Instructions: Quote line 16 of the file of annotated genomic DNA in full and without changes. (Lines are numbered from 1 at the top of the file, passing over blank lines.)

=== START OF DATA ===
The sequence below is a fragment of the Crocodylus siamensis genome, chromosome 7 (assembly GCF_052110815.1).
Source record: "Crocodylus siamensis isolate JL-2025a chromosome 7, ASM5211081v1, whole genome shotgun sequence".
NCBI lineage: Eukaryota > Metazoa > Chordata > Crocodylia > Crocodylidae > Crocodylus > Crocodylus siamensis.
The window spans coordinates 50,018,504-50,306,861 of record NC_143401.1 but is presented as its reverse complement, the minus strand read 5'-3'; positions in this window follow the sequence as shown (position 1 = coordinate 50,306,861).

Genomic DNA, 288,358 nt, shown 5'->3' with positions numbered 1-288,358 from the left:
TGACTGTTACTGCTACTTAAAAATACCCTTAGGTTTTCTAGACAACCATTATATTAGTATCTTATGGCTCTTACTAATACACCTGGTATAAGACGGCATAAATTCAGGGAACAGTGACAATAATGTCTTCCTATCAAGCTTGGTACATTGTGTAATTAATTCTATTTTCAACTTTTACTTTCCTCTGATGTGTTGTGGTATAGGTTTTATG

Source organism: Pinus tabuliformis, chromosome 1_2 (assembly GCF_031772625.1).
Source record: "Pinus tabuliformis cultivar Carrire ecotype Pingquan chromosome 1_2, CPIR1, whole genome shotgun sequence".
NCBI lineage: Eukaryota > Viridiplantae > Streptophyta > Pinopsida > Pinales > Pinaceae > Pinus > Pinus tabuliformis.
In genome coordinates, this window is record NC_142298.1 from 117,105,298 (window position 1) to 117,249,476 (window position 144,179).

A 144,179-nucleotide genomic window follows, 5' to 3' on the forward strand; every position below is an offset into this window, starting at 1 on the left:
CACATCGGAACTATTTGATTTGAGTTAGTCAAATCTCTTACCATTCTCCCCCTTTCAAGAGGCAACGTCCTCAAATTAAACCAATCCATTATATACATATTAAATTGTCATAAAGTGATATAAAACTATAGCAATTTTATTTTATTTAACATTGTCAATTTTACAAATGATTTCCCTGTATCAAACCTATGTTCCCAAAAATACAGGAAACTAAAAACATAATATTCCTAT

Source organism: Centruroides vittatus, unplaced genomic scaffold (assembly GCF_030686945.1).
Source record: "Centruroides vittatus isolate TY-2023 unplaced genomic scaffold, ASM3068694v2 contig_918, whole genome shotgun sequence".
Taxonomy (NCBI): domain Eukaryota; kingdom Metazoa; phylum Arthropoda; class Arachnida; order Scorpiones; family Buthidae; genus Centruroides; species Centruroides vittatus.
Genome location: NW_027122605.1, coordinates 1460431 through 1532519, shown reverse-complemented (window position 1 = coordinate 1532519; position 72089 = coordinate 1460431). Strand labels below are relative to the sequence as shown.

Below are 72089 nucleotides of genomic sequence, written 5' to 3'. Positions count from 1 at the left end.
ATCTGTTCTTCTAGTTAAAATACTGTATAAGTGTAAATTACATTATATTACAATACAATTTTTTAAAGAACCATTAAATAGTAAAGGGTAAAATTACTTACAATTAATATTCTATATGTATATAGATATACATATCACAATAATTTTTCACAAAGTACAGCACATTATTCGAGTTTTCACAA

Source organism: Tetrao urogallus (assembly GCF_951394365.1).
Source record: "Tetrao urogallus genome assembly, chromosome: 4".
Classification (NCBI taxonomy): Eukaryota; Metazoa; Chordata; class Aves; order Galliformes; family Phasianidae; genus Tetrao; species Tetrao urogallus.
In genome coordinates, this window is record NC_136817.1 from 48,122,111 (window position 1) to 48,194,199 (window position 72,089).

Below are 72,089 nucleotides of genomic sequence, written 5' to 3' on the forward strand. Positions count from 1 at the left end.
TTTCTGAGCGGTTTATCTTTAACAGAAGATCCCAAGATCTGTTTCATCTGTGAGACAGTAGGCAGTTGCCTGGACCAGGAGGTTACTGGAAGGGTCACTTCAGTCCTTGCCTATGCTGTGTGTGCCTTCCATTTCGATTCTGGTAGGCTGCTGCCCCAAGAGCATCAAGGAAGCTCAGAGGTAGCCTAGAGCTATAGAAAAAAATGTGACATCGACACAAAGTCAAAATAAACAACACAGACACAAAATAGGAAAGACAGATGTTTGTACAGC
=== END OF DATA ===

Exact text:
Genome location: NW_027122605.1, coordinates 1460431 through 1532519, shown reverse-complemented (window position 1 = coordinate 1532519; position 72089 = coordinate 1460431). Strand labels below are relative to the sequence as shown.